Testing a PyInstaller package
There’s a fair chance your first attempt at using PyInstaller to package an application won’t be completely successful.
To check whether your PyInstaller package works, navigate to the directory containing the bundled executable and run the executable file from the command line, not by double-clicking it in a visual file explorer. If it fails to run, the errors you’ll see printed to the command line should provide a hint as to what’s wrong.
The most common reason a PyInstaller package fails is that PyInstaller did not bundle a required file. Such missing files fall into a few categories:
- Hidden or missing imports: Sometimes PyInstaller can’t detect the import of a package or library, typically because it is imported dynamically. In this case, you need to manually specify the package or library.
- Missing standalone files: If the program depends on external data files that need to be bundled with the program, PyInstaller has no way of knowing it. You’ll need to manually indicate the files to include.
- Missing binaries: Here again, if your program depends on an external binary like a .DLL that PyInstaller can’t detect, you’ll need to manually include it.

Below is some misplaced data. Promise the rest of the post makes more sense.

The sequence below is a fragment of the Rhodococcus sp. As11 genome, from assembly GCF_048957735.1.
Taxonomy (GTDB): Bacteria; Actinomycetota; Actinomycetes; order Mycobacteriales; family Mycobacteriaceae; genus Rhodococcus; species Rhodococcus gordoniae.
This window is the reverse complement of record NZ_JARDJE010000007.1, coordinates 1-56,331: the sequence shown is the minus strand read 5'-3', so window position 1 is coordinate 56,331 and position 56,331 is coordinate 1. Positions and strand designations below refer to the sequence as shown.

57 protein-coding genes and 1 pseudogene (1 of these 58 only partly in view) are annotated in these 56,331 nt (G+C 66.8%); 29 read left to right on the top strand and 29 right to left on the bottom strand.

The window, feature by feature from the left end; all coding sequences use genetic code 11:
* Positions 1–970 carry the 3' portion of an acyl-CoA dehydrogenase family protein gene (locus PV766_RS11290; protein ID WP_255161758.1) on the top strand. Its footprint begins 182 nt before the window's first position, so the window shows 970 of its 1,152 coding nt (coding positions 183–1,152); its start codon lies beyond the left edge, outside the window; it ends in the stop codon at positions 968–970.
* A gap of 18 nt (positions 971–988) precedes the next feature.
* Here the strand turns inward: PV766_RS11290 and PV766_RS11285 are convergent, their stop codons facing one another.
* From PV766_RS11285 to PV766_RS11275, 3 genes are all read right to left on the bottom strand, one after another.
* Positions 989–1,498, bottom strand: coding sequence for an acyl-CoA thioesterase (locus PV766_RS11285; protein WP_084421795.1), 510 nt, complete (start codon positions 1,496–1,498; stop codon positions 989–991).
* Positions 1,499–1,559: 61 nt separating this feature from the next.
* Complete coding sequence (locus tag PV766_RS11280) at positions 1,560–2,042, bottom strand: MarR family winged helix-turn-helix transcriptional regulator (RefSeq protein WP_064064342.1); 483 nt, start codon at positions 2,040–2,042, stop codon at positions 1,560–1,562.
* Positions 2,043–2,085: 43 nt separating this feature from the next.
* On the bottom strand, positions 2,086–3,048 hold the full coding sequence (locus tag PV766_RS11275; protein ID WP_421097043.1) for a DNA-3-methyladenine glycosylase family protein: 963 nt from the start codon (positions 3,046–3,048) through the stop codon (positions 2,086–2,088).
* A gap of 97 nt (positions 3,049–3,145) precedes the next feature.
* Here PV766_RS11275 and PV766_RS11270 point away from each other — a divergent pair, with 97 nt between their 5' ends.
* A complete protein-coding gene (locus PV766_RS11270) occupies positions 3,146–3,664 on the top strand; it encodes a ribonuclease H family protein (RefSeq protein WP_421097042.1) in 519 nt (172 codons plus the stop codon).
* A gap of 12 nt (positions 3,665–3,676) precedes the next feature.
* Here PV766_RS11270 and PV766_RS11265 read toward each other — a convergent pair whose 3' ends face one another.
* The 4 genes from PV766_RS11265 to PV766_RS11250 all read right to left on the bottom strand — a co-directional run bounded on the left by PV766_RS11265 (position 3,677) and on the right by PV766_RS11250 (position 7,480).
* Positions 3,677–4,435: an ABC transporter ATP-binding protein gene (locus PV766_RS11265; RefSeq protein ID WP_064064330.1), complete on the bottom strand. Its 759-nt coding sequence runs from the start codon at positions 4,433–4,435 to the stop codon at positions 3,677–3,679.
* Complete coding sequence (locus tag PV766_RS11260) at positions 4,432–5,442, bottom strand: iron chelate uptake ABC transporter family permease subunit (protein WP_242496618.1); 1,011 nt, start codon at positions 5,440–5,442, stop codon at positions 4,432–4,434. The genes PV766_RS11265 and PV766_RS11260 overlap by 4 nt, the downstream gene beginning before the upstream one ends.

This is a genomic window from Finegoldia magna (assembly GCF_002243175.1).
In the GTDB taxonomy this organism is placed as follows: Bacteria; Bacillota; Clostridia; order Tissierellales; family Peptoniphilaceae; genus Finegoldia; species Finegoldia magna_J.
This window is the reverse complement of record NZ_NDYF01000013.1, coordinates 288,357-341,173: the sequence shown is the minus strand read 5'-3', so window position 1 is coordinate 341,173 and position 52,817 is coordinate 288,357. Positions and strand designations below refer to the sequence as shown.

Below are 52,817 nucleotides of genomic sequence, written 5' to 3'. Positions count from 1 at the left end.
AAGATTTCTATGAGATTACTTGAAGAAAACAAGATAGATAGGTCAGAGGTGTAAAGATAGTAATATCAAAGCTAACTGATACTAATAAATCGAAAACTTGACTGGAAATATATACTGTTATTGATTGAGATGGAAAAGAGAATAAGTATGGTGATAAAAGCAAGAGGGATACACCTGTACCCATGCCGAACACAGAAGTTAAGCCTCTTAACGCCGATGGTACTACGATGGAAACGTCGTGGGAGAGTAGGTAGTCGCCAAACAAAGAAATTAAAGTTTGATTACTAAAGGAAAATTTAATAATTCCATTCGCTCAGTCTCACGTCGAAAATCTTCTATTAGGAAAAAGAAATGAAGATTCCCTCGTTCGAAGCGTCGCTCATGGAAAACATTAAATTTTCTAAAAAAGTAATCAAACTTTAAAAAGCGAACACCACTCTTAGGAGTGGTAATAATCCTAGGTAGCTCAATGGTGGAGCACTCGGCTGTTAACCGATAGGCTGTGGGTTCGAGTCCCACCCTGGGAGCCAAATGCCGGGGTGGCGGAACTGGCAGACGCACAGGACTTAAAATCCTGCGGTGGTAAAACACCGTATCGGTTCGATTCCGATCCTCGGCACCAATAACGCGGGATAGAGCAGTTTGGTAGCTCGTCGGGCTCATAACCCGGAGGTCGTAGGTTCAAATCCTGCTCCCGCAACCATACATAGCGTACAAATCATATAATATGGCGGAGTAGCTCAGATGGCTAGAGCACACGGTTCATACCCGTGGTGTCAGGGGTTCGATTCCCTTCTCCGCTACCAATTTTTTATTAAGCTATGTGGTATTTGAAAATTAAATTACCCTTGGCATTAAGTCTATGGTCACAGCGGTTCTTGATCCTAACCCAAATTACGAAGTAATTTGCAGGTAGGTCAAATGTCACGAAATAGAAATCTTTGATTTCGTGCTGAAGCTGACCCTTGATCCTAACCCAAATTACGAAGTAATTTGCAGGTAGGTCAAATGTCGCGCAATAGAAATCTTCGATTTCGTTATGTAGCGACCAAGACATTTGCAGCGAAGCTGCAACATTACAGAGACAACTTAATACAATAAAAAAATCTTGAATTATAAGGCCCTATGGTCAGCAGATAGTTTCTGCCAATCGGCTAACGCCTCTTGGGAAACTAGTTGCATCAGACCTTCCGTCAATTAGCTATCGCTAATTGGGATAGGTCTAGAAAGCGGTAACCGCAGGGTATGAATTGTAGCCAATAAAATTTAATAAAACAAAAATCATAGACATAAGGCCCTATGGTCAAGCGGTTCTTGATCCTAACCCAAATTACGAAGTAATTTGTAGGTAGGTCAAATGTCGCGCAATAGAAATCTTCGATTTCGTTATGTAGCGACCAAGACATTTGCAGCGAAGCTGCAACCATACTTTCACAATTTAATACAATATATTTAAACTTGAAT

The good news is that PyInstaller provides an easy way to deal with the above problems. The
.spec file created by PyInstaller includes fields we can fill in to provide the details that PyInstaller missed.
Editing the spec file
To bundle the additional files you need, open the
.spec file in a text editor and look for the definition of the
Analysis object. Several parameters passed to
Analysis are blank lists, but you can edit them to specify missing details:
hiddenimportsfor hidden or missing imports: Add to this list one or more strings with the names of libraries you want included with your application. If you wanted to add
bokeh, for instance, you would specify that as
['pandas','bokeh']. Note that the libraries in question must be installed in the same instance of Python where you’re running PyInstaller—another good argument for using a virtual environment.
datasfor missing standalone files: Add here one or more specifications for files in your project tree that you want to include with your project. Each file must be passed as a tuple indicating the relative path to the file in your project directory and the relative path within the distribution directory where you want to place the file. For instance, if you had a file,
./models/mainmodel.dat, that you wanted to include with your application, and you wanted to place it in a matching subdirectory in your distribution directory, you would use
('./models/mainmodel.dat','./models')as one entry in the
hiddenimportslist. Note that you can use
glob-style wildcards to specify more than one file.
binariesfor missing standalone binaries: As with
datas, you can use
binariesto pass a list of tuples that specify the locations of binaries in the project tree and their destinations in the distribution directory. Again, you can use